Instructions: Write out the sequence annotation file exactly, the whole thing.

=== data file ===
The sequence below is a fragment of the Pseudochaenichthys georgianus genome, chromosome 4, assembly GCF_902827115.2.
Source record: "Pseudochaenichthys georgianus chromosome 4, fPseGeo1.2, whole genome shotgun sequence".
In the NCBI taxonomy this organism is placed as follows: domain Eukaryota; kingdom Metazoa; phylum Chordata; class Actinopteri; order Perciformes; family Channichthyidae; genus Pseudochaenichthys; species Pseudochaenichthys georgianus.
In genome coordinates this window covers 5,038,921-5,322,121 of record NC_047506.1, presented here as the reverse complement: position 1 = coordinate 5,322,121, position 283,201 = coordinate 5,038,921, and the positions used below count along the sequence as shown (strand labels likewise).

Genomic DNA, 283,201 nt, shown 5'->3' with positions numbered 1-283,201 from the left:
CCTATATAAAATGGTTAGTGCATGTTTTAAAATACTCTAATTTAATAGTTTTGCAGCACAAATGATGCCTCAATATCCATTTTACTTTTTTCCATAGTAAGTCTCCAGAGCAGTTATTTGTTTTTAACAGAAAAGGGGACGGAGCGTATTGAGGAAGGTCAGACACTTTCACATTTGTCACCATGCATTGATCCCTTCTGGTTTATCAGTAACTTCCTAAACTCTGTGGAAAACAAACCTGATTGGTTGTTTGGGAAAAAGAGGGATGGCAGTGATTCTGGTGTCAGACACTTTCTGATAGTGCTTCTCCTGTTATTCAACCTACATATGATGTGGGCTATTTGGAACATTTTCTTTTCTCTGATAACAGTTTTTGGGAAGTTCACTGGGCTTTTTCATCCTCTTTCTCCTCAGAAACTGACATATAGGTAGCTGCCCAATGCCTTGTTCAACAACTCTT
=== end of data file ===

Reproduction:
The sequence below is a fragment of the Pseudochaenichthys georgianus genome, chromosome 4, assembly GCF_902827115.2.
Source record: "Pseudochaenichthys georgianus chromosome 4, fPseGeo1.2, whole genome shotgun sequence".
In the NCBI taxonomy this organism is placed as follows: domain Eukaryota; kingdom Metazoa; phylum Chordata; class Actinopteri; order Perciformes; family Channichthyidae; genus Pseudochaenichthys; species Pseudochaenichthys georgianus.
In genome coordinates this window covers 5,038,921-5,322,121 of record NC_047506.1, presented here as the reverse complement: position 1 = coordinate 5,322,121, position 283,201 = coordinate 5,038,921, and the positions used below count along the sequence as shown (strand labels likewise).

Genomic DNA, 283,201 nt, shown 5'->3' with positions numbered 1-283,201 from the left:
CCTATATAAAATGGTTAGTGCATGTTTTAAAATACTCTAATTTAATAGTTTTGCAGCACAAATGATGCCTCAATATCCATTTTACTTTTTTCCATAGTAAGTCTCCAGAGCAGTTATTTGTTTTTAACAGAAAAGGGGACGGAGCGTATTGAGGAAGGTCAGACACTTTCACATTTGTCACCATGCATTGATCCCTTCTGGTTTATCAGTAACTTCCTAAACTCTGTGGAAAACAAACCTGATTGGTTGTTTGGGAAAAAGAGGGATGGCAGTGATTCTGGTGTCAGACACTTTCTGATAGTGCTTCTCCTGTTATTCAACCTACATATGATGTGGGCTATTTGGAACATTTTCTTTTCTCTGATAACAGTTTTTGGGAAGTTCACTGGGCTTTTTCATCCTCTTTCTCCTCAGAAACTGACATATAGGTAGCTGCCCAATGCCTTGTTCAACAACTCTT